I don’t believe bread, as we commonly eat it, is a healthy or wholesome food (far from it). And last year I was surprised to read a ‘review’ lauding the nutritious attributes of bread and lamenting the fact that, here in the UK, bread consumption is declining. The review was authored by a scientist connected with the British Nutrition Foundation, but was funded by the bread manufacturer Warburtons. You can read my original post here.
The head of the British Nutrition Foundation emailed me with some sort of defence of the article. I wrote about the response and gave my own reaction to it here.
If you’ve been bothered to click on those links and read both the blog posts you may be forgiven for getting the impression I am no fan of the British Nutrition Foundation. The BNF is a charity, and describes itself thus:
The British Nutrition Foundation (BNF) was established over 45 years ago and exists to deliver authoritative, evidence-based information on food and nutrition in the context of health and lifestyle. Accurate interpretation of nutrition science is at the heart of all we do.
This reminds me of the sort of rhetoric we doctors spout about being ‘evidence-based’ when much of medical practice is anything but (we just say it is). And in the case of the BNF, there’s no denying the fact that it takes funding from a wide range of factions within the food industry, and therefore its position is clearly compromised. This conflict of interest possibly helps explain how the BNF comes to publish an utterly one-sided account of the nutritional qualities of bread, with barely a mention of the very real risks associated with eating this food.
During an internet search today I was directed to the BNF website today, and specifically its take on recent research which found that in a study dating back some 40 years, swapping saturated fat for foods rich in supposedly healthy omega-6 (polyunsaturated fats) caused men to be more likely to die, including from heart disease. The authors of the study put it in the context of other similar studies that found no evidence of harm, but no evidence of the much-touted benefits either. At best, the evidence suggests no benefits and possibly some risk. You can read my account of this evidence here.
So, how did the BNF interpret the evidence? Look here to find out. After reporting the findings of the research quite well (I think), the BNF tells us this:
Cholesterol is a well-known risk factor for cardiovascular disease and the intervention group did show a decrease in blood cholesterol which is consistent with previous studies. In addition, more recent prospective cohort studies have shown a reduction in cardiovascular disease risk with a higher n-6 PUFA or n-6 and n-3 PUFA diet.
I see two main problems with this:
1. Why is the BNF telling us about the impact of the intervention on cholesterol? Are they perhaps hoping that by mentioning it we will forget that the research actually showed that the risk of heart disease and death went up (as cholesterol went down)?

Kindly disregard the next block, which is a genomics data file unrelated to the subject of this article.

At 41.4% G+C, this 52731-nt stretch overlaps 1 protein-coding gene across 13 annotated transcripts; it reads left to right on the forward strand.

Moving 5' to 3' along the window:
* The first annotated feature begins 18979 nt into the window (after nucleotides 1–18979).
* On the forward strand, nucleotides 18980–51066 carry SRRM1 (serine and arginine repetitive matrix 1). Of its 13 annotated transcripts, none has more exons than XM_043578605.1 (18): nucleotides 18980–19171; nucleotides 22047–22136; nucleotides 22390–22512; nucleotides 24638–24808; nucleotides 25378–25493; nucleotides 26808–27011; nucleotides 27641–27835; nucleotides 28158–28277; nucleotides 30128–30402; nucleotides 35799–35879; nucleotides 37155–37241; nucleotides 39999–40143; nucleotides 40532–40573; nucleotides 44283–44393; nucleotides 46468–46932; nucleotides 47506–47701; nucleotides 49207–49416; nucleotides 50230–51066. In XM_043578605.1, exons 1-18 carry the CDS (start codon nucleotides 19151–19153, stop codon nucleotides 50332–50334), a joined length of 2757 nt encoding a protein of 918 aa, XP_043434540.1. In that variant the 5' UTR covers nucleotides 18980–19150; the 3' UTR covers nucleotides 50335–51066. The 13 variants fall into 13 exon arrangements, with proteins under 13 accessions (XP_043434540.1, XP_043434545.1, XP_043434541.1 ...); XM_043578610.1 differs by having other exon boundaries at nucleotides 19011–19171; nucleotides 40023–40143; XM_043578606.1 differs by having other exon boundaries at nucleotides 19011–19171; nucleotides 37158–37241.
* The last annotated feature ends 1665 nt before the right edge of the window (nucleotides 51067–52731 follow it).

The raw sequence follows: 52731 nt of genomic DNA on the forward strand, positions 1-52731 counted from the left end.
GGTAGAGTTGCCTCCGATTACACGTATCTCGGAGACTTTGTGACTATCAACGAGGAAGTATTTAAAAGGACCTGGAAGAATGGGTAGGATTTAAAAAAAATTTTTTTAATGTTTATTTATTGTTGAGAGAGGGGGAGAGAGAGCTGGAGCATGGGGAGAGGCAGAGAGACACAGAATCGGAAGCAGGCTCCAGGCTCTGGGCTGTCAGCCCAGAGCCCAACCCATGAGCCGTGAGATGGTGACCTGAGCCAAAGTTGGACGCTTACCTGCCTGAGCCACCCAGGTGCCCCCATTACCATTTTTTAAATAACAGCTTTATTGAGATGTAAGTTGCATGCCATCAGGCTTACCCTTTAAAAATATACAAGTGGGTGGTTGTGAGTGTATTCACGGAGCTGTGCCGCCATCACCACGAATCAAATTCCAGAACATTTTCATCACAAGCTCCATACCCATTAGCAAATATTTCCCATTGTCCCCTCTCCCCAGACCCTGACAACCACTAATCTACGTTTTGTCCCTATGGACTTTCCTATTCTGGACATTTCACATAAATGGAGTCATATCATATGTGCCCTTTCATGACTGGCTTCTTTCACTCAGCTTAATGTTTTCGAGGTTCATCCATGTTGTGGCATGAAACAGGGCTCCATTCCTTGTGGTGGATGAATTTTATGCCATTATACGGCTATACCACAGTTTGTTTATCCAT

2. They refer to ‘prospective cohort studies’. These are what are termed ‘epidemiological studies’ that look at associations between things. However, these studies don’t really tell us much, and in particular they are not useful for discerning what the impact of changing fat intake is on health.
To know that, we need ‘intervention’ studies, just like the ones that showed no benefit from swapping saturated fat with omega-6-laden foods, and some evidence that this strategy may be quite hazardous to health.
The BNF also tell us this:
It is also worth noting that the study was conducted in men who had a high risk of mortality, so although the findings warrant consideration, the results may not be applicable to the general population in the UK today.
But the bods at the BNF should know that, generally speaking, the greatest likelihood of benefits are seen in the people at highest risk. The likelihood is that the results would have been even worse in the standard British population. Then we get this:
The study participants were aware of which group they were in, intervention or control group, and as such it is possible that participants in the control group made more of an effort to make lifestyle changes such as increasing physical activity.
Yes, but it’s the same for those in the intervention group too. In both situations, all we can do is speculate. Which is all we can do when we consider their final point here:
Dietary intake of other nutrients and food groups, such as trans fatty acids and fruit and vegetable intake, were unfortunately not reported.
And finally, their summary:
In summary, although this is an interesting study, more clinical evidence is needed before any generalisation of the findings are made. The advice for consumers should still be to choose foods with a lower saturated fat content and to choose fats and oils that supply primarily unsaturated fats.
This, even though the totality of the evidence does not support this intervention as being healthy.
Notice the title of the BNF statement: ‘Confusion on fats and heart health.’ Quite. It occurs to me that all the BNF have done here is perhaps add to the confusion by giving us its unique take on the scientific evidence. But then again, if you had Unilever as a ‘sustaining member’ of your organisation, what would you do?